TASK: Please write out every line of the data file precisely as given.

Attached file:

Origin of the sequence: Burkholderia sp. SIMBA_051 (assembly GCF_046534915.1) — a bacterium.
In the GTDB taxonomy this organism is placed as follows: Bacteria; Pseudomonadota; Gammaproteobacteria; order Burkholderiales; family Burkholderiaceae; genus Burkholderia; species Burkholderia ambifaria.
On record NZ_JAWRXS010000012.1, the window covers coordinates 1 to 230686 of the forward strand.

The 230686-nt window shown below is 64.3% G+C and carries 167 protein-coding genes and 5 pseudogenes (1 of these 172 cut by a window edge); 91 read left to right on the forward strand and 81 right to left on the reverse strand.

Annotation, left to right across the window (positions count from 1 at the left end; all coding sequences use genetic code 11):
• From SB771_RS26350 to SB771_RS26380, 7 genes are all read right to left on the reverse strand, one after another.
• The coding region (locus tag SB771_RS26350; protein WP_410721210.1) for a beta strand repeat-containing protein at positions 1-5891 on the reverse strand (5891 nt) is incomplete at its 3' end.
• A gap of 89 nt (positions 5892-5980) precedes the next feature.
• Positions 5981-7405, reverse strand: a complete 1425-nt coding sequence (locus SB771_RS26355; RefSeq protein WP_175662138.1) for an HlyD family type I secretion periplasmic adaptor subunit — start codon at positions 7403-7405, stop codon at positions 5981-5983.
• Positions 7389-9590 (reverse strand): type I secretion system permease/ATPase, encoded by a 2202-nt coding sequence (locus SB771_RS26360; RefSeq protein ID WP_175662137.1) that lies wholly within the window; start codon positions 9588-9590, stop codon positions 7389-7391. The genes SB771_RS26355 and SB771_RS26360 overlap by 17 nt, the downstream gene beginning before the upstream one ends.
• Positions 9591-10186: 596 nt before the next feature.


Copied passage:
Origin of the sequence: Burkholderia sp. SIMBA_051 (assembly GCF_046534915.1) — a bacterium.
In the GTDB taxonomy this organism is placed as follows: Bacteria; Pseudomonadota; Gammaproteobacteria; order Burkholderiales; family Burkholderiaceae; genus Burkholderia; species Burkholderia ambifaria.
On record NZ_JAWRXS010000012.1, the window covers coordinates 1 to 230686 of the forward strand.

The 230686-nt window shown below is 64.3% G+C and carries 167 protein-coding genes and 5 pseudogenes (1 of these 172 cut by a window edge); 91 read left to right on the forward strand and 81 right to left on the reverse strand.

Annotation, left to right across the window (positions count from 1 at the left end; all coding sequences use genetic code 11):
• From SB771_RS26350 to SB771_RS26380, 7 genes are all read right to left on the reverse strand, one after another.
• The coding region (locus tag SB771_RS26350; protein WP_410721210.1) for a beta strand repeat-containing protein at positions 1-5891 on the reverse strand (5891 nt) is incomplete at its 3' end.
• A gap of 89 nt (positions 5892-5980) precedes the next feature.
• Positions 5981-7405, reverse strand: a complete 1425-nt coding sequence (locus SB771_RS26355; RefSeq protein WP_175662138.1) for an HlyD family type I secretion periplasmic adaptor subunit — start codon at positions 7403-7405, stop codon at positions 5981-5983.
• Positions 7389-9590 (reverse strand): type I secretion system permease/ATPase, encoded by a 2202-nt coding sequence (locus SB771_RS26360; RefSeq protein ID WP_175662137.1) that lies wholly within the window; start codon positions 9588-9590, stop codon positions 7389-7391. The genes SB771_RS26355 and SB771_RS26360 overlap by 17 nt, the downstream gene beginning before the upstream one ends.
• Positions 9591-10186: 596 nt before the next feature.